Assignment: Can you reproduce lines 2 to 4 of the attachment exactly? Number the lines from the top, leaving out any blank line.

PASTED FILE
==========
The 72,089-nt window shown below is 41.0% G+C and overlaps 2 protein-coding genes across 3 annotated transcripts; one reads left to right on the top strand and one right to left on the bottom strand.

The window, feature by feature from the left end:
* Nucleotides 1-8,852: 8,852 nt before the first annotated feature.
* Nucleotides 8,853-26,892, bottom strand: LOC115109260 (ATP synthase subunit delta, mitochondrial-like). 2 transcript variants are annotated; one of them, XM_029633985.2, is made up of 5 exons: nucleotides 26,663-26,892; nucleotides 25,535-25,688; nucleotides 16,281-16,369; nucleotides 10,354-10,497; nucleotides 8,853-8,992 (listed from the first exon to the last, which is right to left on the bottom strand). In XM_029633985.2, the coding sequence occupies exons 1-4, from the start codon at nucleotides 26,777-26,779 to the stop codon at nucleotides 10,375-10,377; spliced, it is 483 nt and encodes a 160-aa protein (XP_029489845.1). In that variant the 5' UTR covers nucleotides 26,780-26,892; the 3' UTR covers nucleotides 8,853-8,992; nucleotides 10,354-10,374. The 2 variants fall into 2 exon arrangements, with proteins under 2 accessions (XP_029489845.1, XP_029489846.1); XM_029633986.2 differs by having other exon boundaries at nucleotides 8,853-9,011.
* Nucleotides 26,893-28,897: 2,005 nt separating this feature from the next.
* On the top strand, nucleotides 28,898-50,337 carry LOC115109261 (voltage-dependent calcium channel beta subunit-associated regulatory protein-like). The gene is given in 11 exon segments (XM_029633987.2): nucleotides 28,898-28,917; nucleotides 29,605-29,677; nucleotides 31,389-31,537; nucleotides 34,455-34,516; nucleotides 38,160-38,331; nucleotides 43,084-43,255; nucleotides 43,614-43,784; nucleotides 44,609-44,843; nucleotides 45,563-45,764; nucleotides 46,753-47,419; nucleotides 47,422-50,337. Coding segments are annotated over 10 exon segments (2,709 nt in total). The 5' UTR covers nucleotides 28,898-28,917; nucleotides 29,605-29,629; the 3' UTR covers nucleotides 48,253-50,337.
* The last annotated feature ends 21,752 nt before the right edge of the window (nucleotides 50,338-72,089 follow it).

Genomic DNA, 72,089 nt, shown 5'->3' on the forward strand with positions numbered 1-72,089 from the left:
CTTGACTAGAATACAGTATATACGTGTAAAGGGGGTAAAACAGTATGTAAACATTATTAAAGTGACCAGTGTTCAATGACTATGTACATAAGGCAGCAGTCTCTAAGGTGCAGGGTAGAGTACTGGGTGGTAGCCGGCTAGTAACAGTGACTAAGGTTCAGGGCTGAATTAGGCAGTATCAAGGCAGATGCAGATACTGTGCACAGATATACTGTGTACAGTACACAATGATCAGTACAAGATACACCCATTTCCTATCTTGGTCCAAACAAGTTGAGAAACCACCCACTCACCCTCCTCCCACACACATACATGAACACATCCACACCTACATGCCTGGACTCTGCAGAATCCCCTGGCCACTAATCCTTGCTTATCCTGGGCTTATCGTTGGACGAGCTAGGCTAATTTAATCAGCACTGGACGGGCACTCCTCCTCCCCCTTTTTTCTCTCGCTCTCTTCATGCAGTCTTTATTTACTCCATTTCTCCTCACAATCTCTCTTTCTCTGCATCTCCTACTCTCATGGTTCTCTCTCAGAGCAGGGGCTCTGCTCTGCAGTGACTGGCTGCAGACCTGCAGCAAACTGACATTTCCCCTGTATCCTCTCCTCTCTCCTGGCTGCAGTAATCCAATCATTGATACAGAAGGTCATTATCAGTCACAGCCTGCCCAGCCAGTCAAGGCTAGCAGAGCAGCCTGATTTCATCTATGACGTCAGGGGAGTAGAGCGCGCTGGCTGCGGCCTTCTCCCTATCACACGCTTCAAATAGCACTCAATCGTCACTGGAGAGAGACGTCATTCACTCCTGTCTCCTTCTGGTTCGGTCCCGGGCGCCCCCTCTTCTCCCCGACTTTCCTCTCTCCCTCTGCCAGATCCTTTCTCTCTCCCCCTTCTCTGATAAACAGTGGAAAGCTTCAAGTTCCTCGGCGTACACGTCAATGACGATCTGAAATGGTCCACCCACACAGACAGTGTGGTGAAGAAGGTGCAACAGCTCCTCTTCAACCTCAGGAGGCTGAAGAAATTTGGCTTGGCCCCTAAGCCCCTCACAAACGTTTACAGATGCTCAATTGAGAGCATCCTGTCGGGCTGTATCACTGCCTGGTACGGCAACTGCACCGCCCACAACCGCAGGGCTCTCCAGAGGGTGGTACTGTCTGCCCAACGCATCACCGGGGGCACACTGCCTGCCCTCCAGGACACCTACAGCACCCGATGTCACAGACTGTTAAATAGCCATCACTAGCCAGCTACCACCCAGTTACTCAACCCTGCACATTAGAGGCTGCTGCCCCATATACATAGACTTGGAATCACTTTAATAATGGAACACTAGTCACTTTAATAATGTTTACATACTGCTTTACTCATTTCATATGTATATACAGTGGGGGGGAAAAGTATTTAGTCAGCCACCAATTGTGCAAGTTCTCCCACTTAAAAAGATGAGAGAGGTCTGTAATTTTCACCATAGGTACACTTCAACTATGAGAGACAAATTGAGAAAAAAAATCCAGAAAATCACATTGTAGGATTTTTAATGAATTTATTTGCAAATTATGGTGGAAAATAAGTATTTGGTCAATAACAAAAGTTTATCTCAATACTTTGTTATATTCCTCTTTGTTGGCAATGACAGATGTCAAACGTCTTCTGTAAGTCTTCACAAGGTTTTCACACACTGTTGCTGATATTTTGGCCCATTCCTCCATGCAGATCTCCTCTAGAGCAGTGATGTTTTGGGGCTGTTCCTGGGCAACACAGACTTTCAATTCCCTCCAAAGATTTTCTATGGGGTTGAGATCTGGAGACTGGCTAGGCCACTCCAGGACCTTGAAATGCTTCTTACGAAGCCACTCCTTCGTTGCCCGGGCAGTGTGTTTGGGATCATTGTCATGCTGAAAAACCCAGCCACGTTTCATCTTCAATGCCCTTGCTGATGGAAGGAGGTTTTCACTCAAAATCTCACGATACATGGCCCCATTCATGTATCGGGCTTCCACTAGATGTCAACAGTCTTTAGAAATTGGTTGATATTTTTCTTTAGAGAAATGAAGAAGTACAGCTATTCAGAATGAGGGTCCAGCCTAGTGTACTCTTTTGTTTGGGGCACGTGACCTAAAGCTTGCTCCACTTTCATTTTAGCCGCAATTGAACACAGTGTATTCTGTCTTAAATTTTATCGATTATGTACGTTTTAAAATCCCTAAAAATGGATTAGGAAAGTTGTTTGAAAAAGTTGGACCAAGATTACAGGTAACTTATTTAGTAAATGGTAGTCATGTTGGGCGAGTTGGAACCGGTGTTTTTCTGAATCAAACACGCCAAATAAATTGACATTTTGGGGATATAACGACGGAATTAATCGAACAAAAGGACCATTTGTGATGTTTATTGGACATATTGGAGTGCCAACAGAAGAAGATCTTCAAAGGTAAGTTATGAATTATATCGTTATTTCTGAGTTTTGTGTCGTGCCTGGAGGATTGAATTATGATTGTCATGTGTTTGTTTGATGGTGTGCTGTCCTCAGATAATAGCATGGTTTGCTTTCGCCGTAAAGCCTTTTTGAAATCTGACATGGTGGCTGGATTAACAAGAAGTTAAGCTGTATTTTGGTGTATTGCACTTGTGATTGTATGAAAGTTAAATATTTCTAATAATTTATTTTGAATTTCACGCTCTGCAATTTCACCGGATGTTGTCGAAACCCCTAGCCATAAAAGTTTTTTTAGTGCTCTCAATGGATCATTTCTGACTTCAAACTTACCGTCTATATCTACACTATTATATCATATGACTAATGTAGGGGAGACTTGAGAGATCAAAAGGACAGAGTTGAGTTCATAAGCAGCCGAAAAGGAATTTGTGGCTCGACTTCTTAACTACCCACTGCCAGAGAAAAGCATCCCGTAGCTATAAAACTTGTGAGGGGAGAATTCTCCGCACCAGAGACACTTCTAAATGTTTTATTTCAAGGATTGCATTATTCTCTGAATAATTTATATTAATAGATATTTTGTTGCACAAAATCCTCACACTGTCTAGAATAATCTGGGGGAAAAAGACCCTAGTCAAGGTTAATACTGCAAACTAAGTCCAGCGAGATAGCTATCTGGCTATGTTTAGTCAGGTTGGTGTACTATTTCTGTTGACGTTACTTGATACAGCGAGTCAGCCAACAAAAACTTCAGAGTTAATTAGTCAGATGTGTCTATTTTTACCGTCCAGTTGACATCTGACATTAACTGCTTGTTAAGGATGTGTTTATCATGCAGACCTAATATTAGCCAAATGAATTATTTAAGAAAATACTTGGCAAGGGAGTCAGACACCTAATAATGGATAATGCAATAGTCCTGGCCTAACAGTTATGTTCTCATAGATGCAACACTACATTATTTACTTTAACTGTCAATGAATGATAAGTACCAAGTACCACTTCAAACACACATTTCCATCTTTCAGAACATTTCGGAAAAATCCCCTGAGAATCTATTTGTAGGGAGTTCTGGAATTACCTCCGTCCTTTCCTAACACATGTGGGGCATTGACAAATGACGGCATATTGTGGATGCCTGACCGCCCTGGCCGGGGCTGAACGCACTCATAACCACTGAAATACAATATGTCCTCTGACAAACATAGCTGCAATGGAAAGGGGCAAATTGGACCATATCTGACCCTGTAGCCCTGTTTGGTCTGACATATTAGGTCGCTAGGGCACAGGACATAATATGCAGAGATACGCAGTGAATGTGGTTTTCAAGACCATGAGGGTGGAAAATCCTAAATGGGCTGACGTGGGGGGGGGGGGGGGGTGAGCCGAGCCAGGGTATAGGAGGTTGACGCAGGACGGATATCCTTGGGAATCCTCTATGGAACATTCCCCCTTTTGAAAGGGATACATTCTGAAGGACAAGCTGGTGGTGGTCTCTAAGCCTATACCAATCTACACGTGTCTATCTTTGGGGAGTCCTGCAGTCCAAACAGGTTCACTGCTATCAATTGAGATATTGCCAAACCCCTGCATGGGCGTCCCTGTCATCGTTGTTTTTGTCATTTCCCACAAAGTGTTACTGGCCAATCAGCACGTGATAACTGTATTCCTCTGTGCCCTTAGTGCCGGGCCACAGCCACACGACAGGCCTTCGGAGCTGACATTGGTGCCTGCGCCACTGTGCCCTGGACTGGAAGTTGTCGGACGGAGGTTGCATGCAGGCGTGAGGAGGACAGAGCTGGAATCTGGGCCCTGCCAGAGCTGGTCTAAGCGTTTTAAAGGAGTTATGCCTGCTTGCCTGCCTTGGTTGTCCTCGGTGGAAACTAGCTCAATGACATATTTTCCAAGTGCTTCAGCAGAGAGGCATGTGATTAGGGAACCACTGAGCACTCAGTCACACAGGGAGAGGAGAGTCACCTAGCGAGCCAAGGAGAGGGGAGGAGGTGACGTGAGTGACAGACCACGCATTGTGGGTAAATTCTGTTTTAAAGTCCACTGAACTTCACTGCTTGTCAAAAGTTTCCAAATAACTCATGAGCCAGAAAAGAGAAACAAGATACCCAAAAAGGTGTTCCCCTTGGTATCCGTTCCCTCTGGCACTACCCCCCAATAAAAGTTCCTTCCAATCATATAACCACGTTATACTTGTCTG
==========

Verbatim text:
The window, feature by feature from the left end:
* Nucleotides 1-8,852: 8,852 nt before the first annotated feature.
* Nucleotides 8,853-26,892, bottom strand: LOC115109260 (ATP synthase subunit delta, mitochondrial-like). 2 transcript variants are annotated; one of them, XM_029633985.2, is made up of 5 exons: nucleotides 26,663-26,892; nucleotides 25,535-25,688; nucleotides 16,281-16,369; nucleotides 10,354-10,497; nucleotides 8,853-8,992 (listed from the first exon to the last, which is right to left on the bottom strand). In XM_029633985.2, the coding sequence occupies exons 1-4, from the start codon at nucleotides 26,777-26,779 to the stop codon at nucleotides 10,375-10,377; spliced, it is 483 nt and encodes a 160-aa protein (XP_029489845.1). In that variant the 5' UTR covers nucleotides 26,780-26,892; the 3' UTR covers nucleotides 8,853-8,992; nucleotides 10,354-10,374. The 2 variants fall into 2 exon arrangements, with proteins under 2 accessions (XP_029489845.1, XP_029489846.1); XM_029633986.2 differs by having other exon boundaries at nucleotides 8,853-9,011.